Several days later, the Hugos ruled one nominee from each slate ineligible, and three separate nominees have opted to withdraw their names from the ballots because of their connection to one of the two Puppy slates. (One of those nominees remains on the final ballot, because the complaint was registered too late.)
The two slates were so stunningly effective for a couple of reasons.
The first is that it's not so hard to game the Hugo list. In most categories, it's possible to land on the final list from less than 150 votes on the nominating ballot. The pool of voters — which is anyone who purchases a membership to the science fiction convention Worldcon — is so small at the nominating stage that essentially any coordinated effort stands a good chance at success.
The second reason is that the Puppies used politically radicalized language to promote themselves. If the Puppies had simply said, "Here are some things we liked; please vote for them," the campaign wouldn't have been as successful. By framing themselves as a force warring against political correctness, the Sad Puppies were able to attract attention from others expressing similar points within nerd culture.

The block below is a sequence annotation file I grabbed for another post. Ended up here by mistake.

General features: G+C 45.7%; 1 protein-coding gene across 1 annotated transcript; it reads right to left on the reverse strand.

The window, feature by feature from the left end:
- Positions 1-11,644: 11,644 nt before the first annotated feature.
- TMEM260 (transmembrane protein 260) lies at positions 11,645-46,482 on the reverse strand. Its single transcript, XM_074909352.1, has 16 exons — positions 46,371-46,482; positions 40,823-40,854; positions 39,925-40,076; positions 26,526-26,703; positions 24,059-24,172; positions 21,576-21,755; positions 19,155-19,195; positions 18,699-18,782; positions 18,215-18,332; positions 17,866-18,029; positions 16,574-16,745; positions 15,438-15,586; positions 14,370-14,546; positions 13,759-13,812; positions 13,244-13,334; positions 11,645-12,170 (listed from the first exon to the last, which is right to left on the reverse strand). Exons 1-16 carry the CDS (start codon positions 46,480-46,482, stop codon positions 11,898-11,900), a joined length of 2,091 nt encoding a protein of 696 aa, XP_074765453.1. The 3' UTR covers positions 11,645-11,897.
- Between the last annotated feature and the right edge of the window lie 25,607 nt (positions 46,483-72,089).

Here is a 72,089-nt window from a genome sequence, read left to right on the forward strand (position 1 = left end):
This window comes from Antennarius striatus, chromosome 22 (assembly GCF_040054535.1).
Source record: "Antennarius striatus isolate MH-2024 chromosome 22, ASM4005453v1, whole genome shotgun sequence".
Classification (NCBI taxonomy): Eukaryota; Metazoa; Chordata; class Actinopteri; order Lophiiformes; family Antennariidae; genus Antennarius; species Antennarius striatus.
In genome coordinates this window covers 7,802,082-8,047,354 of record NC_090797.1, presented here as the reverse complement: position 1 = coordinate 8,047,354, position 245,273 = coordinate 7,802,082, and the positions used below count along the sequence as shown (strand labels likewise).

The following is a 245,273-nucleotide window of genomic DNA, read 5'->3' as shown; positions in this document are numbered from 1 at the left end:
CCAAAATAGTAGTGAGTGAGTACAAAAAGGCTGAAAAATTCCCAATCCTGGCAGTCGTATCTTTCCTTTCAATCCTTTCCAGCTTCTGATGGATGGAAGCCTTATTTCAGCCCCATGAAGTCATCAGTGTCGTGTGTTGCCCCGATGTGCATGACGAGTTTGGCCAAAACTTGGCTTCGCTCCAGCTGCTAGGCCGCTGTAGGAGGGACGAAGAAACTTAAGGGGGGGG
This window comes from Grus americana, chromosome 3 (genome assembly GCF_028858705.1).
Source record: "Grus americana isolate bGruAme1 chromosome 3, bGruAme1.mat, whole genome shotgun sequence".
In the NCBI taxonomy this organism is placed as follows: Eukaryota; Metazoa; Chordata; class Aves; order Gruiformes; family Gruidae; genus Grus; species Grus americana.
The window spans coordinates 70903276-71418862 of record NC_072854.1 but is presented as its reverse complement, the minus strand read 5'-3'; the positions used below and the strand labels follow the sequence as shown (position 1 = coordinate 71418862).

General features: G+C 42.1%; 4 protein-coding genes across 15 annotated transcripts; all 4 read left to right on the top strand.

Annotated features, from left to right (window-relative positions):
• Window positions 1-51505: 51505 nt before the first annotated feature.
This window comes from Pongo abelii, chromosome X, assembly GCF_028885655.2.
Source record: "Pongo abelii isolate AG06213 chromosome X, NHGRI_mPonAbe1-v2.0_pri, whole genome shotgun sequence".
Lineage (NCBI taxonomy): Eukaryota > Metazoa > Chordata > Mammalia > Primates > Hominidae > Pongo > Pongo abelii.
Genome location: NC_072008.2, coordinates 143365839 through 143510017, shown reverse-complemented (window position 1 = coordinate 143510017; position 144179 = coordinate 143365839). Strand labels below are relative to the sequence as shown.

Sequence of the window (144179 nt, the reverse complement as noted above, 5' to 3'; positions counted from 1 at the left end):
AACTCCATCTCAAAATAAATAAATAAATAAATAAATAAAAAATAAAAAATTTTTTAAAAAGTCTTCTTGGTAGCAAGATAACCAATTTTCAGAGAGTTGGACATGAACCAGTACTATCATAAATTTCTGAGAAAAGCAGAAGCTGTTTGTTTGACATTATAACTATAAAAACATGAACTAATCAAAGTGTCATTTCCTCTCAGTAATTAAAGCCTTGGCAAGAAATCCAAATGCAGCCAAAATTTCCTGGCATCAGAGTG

This all sounds kinda academic. Why are people pissed off?
To be sure, there are people who are really mad about the very idea of voting slates at the Hugos (including George R. R. Martin, whose books formed the basis for Game of Thrones). And there are people who don't like the politically reactionary bent of much of the Puppies campaign.
But if you really want to get down to it, what people are upset about is the fact that the two Puppies slates nominated some people who have said some things that have proved hugely controversial — and that's putting it mildly.
The foremost beneficiary of the two Puppies slates is John C. Wright, who received six separate nominations for his work on the initial ballot. One of those nominations was eventually disqualified, as a version of the story had been published outside of the calendar year of 2014. But five nominations in one year is still huge.
It's also, according to some Puppies critics, not exactly a great endorsement of the slate's aims as a whole.